Details and test procedures
Thermal conductive pads are useful wherever a thermal paste cannot be reasonably applied. A good example are power supply circuit of graphics cards and processors, so the choice of test subjects was unambiguous. It was less clear, however, what thickness of pads is most effective, if it is better to pay for more expensive ones, and what improvement to expect.
Heating of voltage regulators does not determine just lifespan, but also stability of the system. And we do not even have to think about extremes – it is enough to demand a high performance and low noise level at the same time. The final result can be improved with each Celsius degree.
We have ordered probably the most popular thermal conducting pads for this test – from Arctic. They can be characterized by a relatively low price and great expectations. The manufacturer states on the website that they are significantly more effective than Phobya pads. They come in two sizes (we will be interested in the most common, for one or two uses – 50 × 50 mm) and in three thicknesses: 0.5, 1, and 1.5 mm. We have tested all of them.
Arctic has quite rich specifications on the web, from which you can get a pretty good idea about properties of the material. Thermal conductivity (6 W/mK) and thermal load (-40 ~ +200 ºC) are the key attributes for a better orientation. The opponent from Thermal Grizzly, Minus Pad, should work well in frost (up to -100 ºC) too, making it attractive for extreme overclocking. The upper limit is also somewhat higher (+ 250 ° C), but difficult to fully exploit in real situations. In addition to the higher thermal range and thermal conductivity (8 W/mK), the price is also higher. It costs about 15 € (120 × 20 mm), which is few times more than an Arctic pad with comparable size and thickness.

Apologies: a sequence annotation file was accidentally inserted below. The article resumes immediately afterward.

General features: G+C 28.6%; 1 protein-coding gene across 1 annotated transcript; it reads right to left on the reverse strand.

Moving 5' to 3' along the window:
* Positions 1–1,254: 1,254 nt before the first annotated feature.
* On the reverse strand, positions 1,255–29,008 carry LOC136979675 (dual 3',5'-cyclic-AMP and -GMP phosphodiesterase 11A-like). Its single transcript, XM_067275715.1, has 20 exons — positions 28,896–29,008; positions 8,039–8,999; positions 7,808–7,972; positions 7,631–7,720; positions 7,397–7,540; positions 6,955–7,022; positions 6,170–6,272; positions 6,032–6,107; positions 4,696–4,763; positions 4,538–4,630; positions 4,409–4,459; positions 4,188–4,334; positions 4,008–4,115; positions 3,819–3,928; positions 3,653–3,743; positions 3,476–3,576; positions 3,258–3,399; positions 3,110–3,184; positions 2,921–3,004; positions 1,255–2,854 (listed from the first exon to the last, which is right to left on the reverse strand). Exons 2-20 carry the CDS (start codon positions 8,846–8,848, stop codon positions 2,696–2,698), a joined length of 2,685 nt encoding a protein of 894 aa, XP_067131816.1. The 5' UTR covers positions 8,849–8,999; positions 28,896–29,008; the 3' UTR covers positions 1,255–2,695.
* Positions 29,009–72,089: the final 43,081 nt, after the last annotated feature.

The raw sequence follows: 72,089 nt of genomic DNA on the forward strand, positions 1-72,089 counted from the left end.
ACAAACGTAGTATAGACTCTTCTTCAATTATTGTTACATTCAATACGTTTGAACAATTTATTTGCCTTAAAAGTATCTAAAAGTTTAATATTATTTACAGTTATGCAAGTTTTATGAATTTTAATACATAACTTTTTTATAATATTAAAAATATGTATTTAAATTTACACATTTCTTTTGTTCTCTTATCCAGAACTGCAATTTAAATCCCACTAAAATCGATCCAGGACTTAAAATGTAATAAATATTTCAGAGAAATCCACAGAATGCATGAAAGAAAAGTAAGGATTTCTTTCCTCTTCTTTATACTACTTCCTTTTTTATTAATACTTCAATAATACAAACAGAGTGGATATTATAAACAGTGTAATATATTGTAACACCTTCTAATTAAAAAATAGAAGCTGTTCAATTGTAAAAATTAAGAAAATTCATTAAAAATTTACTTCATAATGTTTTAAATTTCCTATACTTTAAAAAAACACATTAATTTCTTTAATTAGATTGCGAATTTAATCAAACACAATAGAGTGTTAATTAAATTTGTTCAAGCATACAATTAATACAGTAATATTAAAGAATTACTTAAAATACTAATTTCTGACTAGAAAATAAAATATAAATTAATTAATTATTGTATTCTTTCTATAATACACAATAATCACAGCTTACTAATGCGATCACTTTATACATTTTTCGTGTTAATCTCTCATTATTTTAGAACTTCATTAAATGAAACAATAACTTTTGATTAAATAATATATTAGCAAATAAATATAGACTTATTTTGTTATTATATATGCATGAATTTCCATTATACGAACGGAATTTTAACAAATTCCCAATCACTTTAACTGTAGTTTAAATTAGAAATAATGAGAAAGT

Thermal Grizzly revealed its composition too – ceramic silicon and nano-aluminum. As well as Arctic pads, they have a relatively low elasticity and higher stiffness. On the other hand, default pads of our test motherboard, Gigabyte Aorus AX370 Gaming 5, are more flexible with lower density.
We measured the temperatures in the CPU Vcore section (the next SOC circuit is heating half less) and subtracted them from four different sources. The first is the internal sensor on the board, the second is just above the base of the heatsink, where we installed a thermocouple, and the remaining two are surface temperatures captured via our thermal imager. Through Fluke SmartView, we were looking for maximum and average temperatures. Except for the temperatures from the internal sensor, the higher the temperature, the better (the more the pad transfers the heat into the heatsink).
In order to test pads properly, Vcore was set to 1.45 V (R7 1800X with 4.03 GHz). This time, tests took place in an open space on a benchtable, but with the powerful airflow of two Nocua NF-A12S fans with max. RPM (~ 1200). You can see the layout in the photo. As usual, we tested with constant air temperature 21 – 21.3 ºC. The burn was simulated in IntelBurnTest (12 GB) for 900 seconds.